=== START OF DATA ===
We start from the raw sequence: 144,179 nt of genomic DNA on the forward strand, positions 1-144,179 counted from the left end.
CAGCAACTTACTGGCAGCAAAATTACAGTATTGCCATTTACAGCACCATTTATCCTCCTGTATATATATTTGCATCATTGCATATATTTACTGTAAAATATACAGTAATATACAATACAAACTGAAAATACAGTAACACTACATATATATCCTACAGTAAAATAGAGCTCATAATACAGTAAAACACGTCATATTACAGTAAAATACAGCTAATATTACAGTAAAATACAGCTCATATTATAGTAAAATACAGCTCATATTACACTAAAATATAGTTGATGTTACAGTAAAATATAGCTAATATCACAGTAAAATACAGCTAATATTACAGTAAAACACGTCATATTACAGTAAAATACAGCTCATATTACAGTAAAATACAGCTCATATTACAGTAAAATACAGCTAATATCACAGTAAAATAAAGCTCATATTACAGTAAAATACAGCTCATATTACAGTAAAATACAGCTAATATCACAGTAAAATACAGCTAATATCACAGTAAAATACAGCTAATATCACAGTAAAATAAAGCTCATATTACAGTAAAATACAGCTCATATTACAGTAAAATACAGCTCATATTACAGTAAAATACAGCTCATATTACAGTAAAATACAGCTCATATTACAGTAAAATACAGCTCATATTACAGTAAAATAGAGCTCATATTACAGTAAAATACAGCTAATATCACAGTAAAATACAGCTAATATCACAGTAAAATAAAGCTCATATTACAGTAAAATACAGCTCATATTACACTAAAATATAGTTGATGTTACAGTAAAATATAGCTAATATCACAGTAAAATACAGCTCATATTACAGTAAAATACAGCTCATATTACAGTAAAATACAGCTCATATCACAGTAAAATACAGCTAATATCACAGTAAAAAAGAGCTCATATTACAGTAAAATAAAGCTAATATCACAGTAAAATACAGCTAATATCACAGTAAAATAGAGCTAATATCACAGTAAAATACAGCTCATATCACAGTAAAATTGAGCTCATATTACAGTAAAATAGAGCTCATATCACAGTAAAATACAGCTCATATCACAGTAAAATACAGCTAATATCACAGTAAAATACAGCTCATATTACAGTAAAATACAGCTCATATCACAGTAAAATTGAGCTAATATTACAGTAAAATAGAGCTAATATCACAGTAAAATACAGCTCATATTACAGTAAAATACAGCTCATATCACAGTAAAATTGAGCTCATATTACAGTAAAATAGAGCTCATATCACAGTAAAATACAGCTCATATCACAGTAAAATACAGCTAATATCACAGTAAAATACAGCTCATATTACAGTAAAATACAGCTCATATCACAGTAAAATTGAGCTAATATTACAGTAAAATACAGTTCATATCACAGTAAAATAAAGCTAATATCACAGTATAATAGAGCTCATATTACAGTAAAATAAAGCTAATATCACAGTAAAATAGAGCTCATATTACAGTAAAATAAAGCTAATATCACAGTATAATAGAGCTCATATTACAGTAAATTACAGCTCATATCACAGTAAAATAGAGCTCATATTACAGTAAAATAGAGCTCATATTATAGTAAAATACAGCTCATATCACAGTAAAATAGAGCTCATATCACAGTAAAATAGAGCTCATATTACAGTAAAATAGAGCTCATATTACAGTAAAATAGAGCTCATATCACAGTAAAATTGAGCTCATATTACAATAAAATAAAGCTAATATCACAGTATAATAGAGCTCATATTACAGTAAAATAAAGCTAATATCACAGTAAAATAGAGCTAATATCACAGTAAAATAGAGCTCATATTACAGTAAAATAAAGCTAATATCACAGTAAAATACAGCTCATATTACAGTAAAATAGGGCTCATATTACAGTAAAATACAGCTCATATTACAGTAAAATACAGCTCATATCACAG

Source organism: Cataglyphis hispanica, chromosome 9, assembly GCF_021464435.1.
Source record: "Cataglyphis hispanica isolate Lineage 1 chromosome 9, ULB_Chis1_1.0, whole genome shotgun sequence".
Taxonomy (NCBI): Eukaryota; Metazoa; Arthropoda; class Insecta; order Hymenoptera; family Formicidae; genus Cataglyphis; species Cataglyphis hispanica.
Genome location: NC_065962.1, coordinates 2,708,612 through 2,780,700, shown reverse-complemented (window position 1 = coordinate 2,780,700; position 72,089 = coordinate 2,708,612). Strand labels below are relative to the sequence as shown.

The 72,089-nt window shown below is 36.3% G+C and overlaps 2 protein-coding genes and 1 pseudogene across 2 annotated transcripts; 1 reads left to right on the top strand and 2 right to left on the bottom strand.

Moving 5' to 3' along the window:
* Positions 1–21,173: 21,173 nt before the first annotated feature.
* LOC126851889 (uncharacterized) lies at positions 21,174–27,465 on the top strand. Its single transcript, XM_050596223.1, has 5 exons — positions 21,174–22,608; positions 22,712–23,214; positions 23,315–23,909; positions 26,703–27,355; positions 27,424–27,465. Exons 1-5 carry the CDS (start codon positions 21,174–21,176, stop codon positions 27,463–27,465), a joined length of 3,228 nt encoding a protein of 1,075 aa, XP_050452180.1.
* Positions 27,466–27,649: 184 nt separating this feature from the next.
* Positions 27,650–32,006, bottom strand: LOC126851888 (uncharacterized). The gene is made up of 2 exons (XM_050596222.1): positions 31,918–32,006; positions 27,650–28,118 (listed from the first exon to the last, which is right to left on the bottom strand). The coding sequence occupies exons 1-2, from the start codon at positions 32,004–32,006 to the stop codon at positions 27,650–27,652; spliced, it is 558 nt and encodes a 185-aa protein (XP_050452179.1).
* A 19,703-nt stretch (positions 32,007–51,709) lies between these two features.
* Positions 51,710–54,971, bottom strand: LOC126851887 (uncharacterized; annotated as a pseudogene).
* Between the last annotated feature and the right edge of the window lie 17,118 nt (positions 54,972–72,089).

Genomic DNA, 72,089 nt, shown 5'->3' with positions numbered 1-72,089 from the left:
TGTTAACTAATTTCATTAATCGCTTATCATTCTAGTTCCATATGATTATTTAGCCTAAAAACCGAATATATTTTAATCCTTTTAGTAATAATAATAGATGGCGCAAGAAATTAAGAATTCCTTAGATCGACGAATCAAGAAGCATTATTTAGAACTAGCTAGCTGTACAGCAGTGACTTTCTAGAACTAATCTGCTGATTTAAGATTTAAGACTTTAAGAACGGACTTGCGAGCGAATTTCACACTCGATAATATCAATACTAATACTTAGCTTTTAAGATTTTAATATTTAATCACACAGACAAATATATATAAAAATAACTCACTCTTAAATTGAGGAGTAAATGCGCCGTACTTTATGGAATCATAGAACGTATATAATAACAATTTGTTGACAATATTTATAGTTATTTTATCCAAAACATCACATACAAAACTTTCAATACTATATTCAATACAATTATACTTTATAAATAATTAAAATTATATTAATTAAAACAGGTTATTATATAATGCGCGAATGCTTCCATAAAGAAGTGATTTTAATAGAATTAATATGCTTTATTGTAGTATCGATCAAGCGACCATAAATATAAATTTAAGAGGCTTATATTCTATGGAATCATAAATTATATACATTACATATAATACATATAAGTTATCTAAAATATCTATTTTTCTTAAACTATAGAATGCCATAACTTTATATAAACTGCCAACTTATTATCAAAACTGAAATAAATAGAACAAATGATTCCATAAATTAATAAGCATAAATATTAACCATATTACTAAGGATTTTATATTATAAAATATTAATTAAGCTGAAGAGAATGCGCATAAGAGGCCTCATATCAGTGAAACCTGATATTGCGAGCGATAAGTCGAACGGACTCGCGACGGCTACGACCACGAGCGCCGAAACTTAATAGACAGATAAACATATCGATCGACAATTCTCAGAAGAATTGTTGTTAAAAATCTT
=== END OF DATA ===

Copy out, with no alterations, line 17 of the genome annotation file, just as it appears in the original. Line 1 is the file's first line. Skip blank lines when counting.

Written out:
TGTTAACTAATTTCATTAATCGCTTATCATTCTAGTTCCATATGATTATTTAGCCTAAAAACCGAATATATTTTAATCCTTTTAGTAATAATAATAGATGGCGCAAGAAATTAAGAATTCCTTAGATCGACGAATCAAGAAGCATTATTTAGAACTAGCTAGCTGTACAGCAGTGACTTTCTAGAACTAATCTGCTGATTTAAGATTTAAGACTTTAAGAACGGACTTGCGAGCGAATTTCACACTCGATAATATCAATACTAATACTTAGCTTTTAAGATTTTAATATTTAATCACACAGACAAATATATATAAAAATAACTCACTCTTAAATTGAGGAGTAAATGCGCCGTACTTTATGGAATCATAGAACGTATATAATAACAATTTGTTGACAATATTTATAGTTATTTTATCCAAAACATCACATACAAAACTTTCAATACTATATTCAATACAATTATACTTTATAAATAATTAAAATTATATTAATTAAAACAGGTTATTATATAATGCGCGAATGCTTCCATAAAGAAGTGATTTTAATAGAATTAATATGCTTTATTGTAGTATCGATCAAGCGACCATAAATATAAATTTAAGAGGCTTATATTCTATGGAATCATAAATTATATACATTACATATAATACATATAAGTTATCTAAAATATCTATTTTTCTTAAACTATAGAATGCCATAACTTTATATAAACTGCCAACTTATTATCAAAACTGAAATAAATAGAACAAATGATTCCATAAATTAATAAGCATAAATATTAACCATATTACTAAGGATTTTATATTATAAAATATTAATTAAGCTGAAGAGAATGCGCATAAGAGGCCTCATATCAGTGAAACCTGATATTGCGAGCGATAAGTCGAACGGACTCGCGACGGCTACGACCACGAGCGCCGAAACTTAATAGACAGATAAACATATCGATCGACAATTCTCAGAAGAATTGTTGTTAAAAATCTT